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The changing face of video conferencing

January 20, 2016 by Valerie Meffert

Video conferencing technology has become a more prominent piece of the average organization's collaborative framework in recent years, while the devices used to access the software have diversified significantly. From reducing expenditures on work-related travel to providing a more engaging user experience for staff members in a variety of locations, video conferencing software can make a major difference in any firm's bottom line almost immediately.

Now, International Data Corporation's latest report on the market itself was not entirely positive, though spending did increase from $507 million in the second quarter to $511 million in the third. However, the total number of units shipped in the third quarter of this year was 4.4 percent lower than the quarter before, and 0.7 percent lower than the figure recorded during the same period of 2014. This shows, at the very least, that the market is changing quickly.

Still, the power of the technology is not in question, nor are the reasons behind increasing investment into the solutions as time goes on, as the global marketplace and younger workforce are combining to drive these purchases among enterprises. So long as companies are carefully and diligently integrating the video conferencing technology into their standing unified communications frameworks, they will be able to maximize return on investment through customized delivery models and specialized selection of the software itself.

Reasons to invest Information Management recently analyzed some of the findings of a new Frost & Sullivan report on the market for video conferencing technology in North America, which forecast spending to expand at a compound annual growth rate of 4.1 percent between last year and 2021. This would represent a rise from $4.5 billion spent in 2014 to $5.9 billion at the end of the survey period. The source argued that telecommuting programs and millennials are the core catalysts for this growth, and will continue to be past the end of this decade.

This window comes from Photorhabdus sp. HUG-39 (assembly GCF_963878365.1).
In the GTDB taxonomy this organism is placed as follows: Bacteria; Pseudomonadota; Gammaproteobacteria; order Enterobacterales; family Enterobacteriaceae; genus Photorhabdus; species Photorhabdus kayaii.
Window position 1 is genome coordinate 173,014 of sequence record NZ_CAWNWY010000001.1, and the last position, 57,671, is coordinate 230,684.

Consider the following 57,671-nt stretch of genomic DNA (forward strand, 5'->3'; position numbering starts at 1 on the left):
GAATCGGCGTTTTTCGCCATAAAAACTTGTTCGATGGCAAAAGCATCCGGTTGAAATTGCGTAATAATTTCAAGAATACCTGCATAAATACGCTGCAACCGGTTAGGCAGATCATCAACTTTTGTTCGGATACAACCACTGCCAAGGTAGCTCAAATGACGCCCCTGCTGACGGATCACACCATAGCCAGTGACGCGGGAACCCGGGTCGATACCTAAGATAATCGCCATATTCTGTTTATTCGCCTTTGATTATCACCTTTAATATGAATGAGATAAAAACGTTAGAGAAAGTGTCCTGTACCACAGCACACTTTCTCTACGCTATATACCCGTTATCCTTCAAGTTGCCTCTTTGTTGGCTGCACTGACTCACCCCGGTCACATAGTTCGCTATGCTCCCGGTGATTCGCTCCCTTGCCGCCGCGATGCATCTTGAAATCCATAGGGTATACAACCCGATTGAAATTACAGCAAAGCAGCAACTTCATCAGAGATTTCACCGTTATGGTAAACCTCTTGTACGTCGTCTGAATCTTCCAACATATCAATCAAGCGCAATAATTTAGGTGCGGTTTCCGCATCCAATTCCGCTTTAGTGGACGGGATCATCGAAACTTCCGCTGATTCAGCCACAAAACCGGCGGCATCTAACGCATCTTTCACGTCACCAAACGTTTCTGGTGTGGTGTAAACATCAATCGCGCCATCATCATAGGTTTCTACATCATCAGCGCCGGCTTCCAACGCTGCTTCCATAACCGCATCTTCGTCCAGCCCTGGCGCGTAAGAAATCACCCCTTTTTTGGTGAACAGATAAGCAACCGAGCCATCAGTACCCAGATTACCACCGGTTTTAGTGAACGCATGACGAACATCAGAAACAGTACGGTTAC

"What was once a rudimentary component now holds serious weight in the minds of decision-makers across businesses," Frost & Sullivan Unified Communications and Collaboration Industry Manager Alaa Saayed explained, according to the news provider. "As millennials continue to make up a larger share of the workforce, video will become more pervasive and price points will drop with newer technologies, further fueling adoption."

Furthermore, Information Management asserted that the backend aspects of video conferencing technology management will change more significantly in the coming years, with a greater rate of firms opting for hosted, managed services rather than entirely internal maintenance and optimization practices. This ties into the growing popularity of cloud-based video conferencing and other UC frameworks, which tend to be more flexible, accessible and affordable than traditional deployment models.

More power Simon Dudley recently published a blog post for TechTarget regarding the ways in which the transformation of video conferencing technology has helped companies provide end users with more engaging experiences as time goes on. Perhaps most importantly, the author pointed out that this software was once somewhat of a rarity, only truly common in certain industries such as pharmaceuticals and banking.

Today, thanks to demand from a wider range of industries, more specialized solutions that fit the unique requirements of individual businesses are being released and adopted. Dudley stated that the ways in which video conferencing software is developed, sold and managed are changing today, and this has provided organizations with opportunities to take a more significant role in their own implementation and service delivery strategies.

Enterprise leaders should consider working with a reliable provider of cloud-based UC solutions to get the most out of video conferencing and other relevant assets.

Valerie Meffert
Valerie Meffert

Having written for companies ranging from MTV and CBS to the Winter Olympic Games and Reuters, Valerie heads up ThinkingPhones' communications and PR machine. At the risk of dating herself, she'd like to point out that her MTV tenure occurred during the Carson Daly era—she takes no credit (nor blame) for "A Shot at Love with Tila Tequila." A resident of Park City, UT, Valerie enjoys the four things her town is most famous for: hiking, skiing, film festivals, and weak beer.

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